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Is the BMW 7 Series a good car?
The Edmunds experts tested the 2021 7 Series both on the road and at the track, giving it a 8.4 out of 10. You probably care about BMW 7 Series fuel economy, so it's important to know that the 7 Series gets an EPA-estimated 19 mpg to 23 mpg, depending on the configuration. What about cargo capacity? When you're thinking about carrying stuff in your new car, keep in mind that carrying capacity for the 7 Series ranges from 14.8 to 18.2 cubic feet of trunk space. And then there's safety and reliability. Edmunds has all the latest NHTSA and IIHS crash-test scores, plus industry-leading expert and consumer reviews to help you understand what it's like to own and maintain a BMW 7 Series. Learn more
What's new in the 2021 BMW 7 Series?
According to Edmunds’ car experts, here’s what’s new for the 2021 BMW 7 Series:
- No significant changes for 2021
- Part of the sixth 7 Series generation introduced for 2016
Is the BMW 7 Series reliable?
To determine whether the BMW 7 Series is reliable, read Edmunds' authentic consumer reviews, which come from real owners and reveal what it's like to live with the 7 Series. Look for specific complaints that keep popping up in the reviews, and be sure to compare the 7 Series's average consumer rating to that of competing vehicles. Learn more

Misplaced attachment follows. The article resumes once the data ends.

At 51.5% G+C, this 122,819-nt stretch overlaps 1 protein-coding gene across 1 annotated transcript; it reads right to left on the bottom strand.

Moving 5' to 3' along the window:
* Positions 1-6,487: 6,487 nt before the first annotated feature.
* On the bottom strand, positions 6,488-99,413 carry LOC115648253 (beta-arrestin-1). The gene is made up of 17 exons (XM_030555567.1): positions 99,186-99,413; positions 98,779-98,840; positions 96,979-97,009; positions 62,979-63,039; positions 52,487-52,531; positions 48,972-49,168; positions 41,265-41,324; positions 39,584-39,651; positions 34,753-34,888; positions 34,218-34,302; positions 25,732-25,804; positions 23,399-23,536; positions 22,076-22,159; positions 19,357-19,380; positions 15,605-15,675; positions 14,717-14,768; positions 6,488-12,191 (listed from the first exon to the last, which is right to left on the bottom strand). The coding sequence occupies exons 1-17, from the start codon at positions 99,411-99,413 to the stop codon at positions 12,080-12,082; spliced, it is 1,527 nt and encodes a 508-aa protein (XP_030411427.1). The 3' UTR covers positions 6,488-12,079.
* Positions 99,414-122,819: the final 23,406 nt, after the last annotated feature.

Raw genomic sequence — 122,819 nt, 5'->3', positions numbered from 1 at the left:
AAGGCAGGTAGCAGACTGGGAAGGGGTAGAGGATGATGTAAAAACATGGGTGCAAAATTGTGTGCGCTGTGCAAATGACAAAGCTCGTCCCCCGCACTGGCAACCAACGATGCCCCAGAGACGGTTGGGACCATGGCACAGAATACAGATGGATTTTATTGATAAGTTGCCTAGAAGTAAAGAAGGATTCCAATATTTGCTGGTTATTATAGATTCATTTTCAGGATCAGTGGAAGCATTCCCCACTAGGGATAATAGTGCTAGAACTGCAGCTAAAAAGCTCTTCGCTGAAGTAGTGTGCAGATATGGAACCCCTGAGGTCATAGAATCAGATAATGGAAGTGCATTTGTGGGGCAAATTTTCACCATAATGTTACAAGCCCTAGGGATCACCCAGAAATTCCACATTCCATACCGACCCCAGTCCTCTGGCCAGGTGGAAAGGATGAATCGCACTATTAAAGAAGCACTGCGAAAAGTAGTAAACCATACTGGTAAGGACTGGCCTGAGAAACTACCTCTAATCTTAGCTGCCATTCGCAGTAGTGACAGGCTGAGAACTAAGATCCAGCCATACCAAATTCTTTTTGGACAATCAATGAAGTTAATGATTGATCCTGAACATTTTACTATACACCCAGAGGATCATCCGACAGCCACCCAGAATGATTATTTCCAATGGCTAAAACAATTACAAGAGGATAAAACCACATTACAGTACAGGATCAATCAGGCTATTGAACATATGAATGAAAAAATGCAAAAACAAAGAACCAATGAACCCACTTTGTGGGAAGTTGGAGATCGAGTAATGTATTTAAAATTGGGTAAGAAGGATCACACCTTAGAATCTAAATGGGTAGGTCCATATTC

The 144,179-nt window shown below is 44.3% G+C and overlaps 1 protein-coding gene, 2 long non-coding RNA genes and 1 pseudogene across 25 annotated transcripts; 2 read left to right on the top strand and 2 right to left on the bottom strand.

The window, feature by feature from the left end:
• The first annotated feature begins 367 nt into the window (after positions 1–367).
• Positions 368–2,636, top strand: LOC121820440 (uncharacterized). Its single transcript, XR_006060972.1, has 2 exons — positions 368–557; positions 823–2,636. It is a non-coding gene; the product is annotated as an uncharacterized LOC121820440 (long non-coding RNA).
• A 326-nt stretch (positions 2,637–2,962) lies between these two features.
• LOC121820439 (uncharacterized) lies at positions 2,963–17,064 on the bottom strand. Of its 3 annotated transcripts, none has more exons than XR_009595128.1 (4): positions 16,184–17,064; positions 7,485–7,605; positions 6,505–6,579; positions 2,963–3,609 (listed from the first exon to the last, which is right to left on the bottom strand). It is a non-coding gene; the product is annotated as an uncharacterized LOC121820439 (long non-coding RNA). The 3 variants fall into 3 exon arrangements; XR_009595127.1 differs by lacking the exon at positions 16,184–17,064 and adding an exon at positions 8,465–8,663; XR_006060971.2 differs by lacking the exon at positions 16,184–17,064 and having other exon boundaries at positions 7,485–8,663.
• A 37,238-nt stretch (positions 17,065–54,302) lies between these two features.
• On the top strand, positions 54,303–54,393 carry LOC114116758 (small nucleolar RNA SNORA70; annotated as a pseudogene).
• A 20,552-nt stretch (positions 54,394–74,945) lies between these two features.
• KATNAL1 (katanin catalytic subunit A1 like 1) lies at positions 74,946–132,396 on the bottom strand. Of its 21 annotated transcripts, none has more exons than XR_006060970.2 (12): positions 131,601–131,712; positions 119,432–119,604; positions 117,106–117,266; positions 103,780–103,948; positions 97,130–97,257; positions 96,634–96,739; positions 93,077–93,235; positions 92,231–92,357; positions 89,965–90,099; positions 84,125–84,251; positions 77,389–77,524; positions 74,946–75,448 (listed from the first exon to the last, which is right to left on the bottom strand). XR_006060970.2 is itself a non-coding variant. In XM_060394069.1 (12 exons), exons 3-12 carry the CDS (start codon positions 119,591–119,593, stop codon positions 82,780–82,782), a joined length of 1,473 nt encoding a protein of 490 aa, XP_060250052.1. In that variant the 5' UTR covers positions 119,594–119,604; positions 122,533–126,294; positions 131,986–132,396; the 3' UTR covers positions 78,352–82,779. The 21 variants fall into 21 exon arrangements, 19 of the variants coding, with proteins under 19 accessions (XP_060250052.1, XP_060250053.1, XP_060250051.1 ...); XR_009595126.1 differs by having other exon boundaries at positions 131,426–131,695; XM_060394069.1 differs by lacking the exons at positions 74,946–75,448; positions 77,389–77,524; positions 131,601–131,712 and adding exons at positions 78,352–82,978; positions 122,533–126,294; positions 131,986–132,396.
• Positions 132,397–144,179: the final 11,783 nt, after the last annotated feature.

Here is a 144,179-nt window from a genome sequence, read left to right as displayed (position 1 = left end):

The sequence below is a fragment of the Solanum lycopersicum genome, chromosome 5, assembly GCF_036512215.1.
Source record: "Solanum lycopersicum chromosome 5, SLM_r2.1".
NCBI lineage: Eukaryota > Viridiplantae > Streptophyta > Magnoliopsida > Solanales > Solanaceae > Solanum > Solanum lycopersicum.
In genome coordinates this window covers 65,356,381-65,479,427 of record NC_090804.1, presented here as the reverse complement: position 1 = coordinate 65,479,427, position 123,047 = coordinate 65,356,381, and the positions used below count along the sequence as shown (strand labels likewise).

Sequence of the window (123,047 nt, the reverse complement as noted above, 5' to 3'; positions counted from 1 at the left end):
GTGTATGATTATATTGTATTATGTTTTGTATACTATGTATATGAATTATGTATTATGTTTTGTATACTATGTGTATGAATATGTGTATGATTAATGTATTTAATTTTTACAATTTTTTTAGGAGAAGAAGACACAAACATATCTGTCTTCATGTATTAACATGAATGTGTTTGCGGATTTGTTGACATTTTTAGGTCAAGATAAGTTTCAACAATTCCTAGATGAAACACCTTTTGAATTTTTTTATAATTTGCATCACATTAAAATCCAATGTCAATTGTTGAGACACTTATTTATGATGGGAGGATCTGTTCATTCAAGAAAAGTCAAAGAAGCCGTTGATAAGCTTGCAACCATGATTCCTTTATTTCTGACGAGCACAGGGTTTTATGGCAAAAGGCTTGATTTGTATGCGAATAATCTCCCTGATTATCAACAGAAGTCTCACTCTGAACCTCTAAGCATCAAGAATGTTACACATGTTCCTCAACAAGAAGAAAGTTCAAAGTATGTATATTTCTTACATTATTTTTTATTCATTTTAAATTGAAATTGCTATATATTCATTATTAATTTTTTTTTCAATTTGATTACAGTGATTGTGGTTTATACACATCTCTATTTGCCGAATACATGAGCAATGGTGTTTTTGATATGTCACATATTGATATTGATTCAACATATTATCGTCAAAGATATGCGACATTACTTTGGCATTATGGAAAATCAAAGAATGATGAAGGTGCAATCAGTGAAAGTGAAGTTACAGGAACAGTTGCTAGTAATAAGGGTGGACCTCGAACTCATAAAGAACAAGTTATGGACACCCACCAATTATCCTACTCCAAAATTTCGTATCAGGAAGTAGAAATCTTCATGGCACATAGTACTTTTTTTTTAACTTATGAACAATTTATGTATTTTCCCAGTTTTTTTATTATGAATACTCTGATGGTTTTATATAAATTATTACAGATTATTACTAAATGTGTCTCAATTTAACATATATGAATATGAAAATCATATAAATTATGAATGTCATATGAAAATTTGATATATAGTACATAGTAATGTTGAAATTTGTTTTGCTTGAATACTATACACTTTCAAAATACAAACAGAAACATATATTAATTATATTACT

Is the 2021 BMW 7 Series a good car?
There's a lot to consider if you're wondering whether the 2021 BMW 7 Series is a good car. Edmunds' expert testing team reviewed the 2021 7 Series and gave it a 8.4 out of 10. Safety scores, fuel economy, cargo capacity and feature availability should all be factors in determining whether the 2021 7 Series is a good car for you. Learn more
How much should I pay for a 2021 BMW 7 Series?
The least-expensive 2021 BMW 7 Series is the 2021 BMW 7 Series 740i 4dr Sedan (3.0L 6cyl Turbo 8A). Including destination charge, it arrives with a Manufacturer's Suggested Retail Price (MSRP) of about $86,800.
Other versions include:
- 750i xDrive 4dr Sedan AWD (4.4L 8cyl Turbo 8A) which starts at $103,000
- 740i 4dr Sedan (3.0L 6cyl Turbo 8A) which starts at $86,800
- 740i xDrive 4dr Sedan AWD (3.0L 6cyl Turbo 8A) which starts at $89,800
- M760i xDrive 4dr Sedan AWD (6.6L 12cyl Turbo 8A) which starts at $157,800
- 745e xDrive 4dr Sedan AWD (3.0L 6cyl Turbo gas/electric hybrid 8A) which starts at $95,900
What are the different models of BMW 7 Series?
If you're interested in the BMW 7 Series, the next question is, which 7 Series model is right for you? 7 Series variants include 750i xDrive 4dr Sedan AWD (4.4L 8cyl Turbo 8A), 740i 4dr Sedan (3.0L 6cyl Turbo 8A), 740i xDrive 4dr Sedan AWD (3.0L 6cyl Turbo 8A), and M760i xDrive 4dr Sedan AWD (6.6L 12cyl Turbo 8A). For a full list of 7 Series models, check out Edmunds’ Features & Specs page. Learn more